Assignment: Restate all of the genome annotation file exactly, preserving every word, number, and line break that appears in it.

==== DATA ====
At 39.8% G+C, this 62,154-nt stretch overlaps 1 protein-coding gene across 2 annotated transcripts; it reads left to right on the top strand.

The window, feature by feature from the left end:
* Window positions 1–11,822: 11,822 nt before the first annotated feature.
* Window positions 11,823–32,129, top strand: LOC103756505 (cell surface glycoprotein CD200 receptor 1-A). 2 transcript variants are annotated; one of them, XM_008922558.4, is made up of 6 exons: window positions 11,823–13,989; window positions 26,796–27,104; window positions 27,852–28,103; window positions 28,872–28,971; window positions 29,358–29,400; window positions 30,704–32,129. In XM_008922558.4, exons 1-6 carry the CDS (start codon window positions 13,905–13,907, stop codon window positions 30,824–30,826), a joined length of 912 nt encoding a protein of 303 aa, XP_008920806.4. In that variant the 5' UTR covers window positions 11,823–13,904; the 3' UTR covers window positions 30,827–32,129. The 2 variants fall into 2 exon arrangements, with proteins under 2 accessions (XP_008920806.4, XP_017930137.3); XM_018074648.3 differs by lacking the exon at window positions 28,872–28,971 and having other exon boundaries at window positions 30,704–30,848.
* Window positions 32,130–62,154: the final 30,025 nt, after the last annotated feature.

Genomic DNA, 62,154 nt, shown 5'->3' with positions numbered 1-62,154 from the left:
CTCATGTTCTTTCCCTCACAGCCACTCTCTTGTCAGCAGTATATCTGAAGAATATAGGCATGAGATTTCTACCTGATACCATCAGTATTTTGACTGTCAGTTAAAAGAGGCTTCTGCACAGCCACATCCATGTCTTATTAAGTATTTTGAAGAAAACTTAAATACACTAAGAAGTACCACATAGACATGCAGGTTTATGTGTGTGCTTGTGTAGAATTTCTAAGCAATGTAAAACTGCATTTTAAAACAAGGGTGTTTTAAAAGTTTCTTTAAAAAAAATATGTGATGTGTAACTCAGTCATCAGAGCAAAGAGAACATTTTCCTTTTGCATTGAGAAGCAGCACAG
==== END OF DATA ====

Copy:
At 39.8% G+C, this 62,154-nt stretch overlaps 1 protein-coding gene across 2 annotated transcripts; it reads left to right on the top strand.

The window, feature by feature from the left end:
* Window positions 1–11,822: 11,822 nt before the first annotated feature.
* Window positions 11,823–32,129, top strand: LOC103756505 (cell surface glycoprotein CD200 receptor 1-A). 2 transcript variants are annotated; one of them, XM_008922558.4, is made up of 6 exons: window positions 11,823–13,989; window positions 26,796–27,104; window positions 27,852–28,103; window positions 28,872–28,971; window positions 29,358–29,400; window positions 30,704–32,129. In XM_008922558.4, exons 1-6 carry the CDS (start codon window positions 13,905–13,907, stop codon window positions 30,824–30,826), a joined length of 912 nt encoding a protein of 303 aa, XP_008920806.4. In that variant the 5' UTR covers window positions 11,823–13,904; the 3' UTR covers window positions 30,827–32,129. The 2 variants fall into 2 exon arrangements, with proteins under 2 accessions (XP_008920806.4, XP_017930137.3); XM_018074648.3 differs by lacking the exon at window positions 28,872–28,971 and having other exon boundaries at window positions 30,704–30,848.
* Window positions 32,130–62,154: the final 30,025 nt, after the last annotated feature.

Genomic DNA, 62,154 nt, shown 5'->3' with positions numbered 1-62,154 from the left:
CTCATGTTCTTTCCCTCACAGCCACTCTCTTGTCAGCAGTATATCTGAAGAATATAGGCATGAGATTTCTACCTGATACCATCAGTATTTTGACTGTCAGTTAAAAGAGGCTTCTGCACAGCCACATCCATGTCTTATTAAGTATTTTGAAGAAAACTTAAATACACTAAGAAGTACCACATAGACATGCAGGTTTATGTGTGTGCTTGTGTAGAATTTCTAAGCAATGTAAAACTGCATTTTAAAACAAGGGTGTTTTAAAAGTTTCTTTAAAAAAAATATGTGATGTGTAACTCAGTCATCAGAGCAAAGAGAACATTTTCCTTTTGCATTGAGAAGCAGCACAG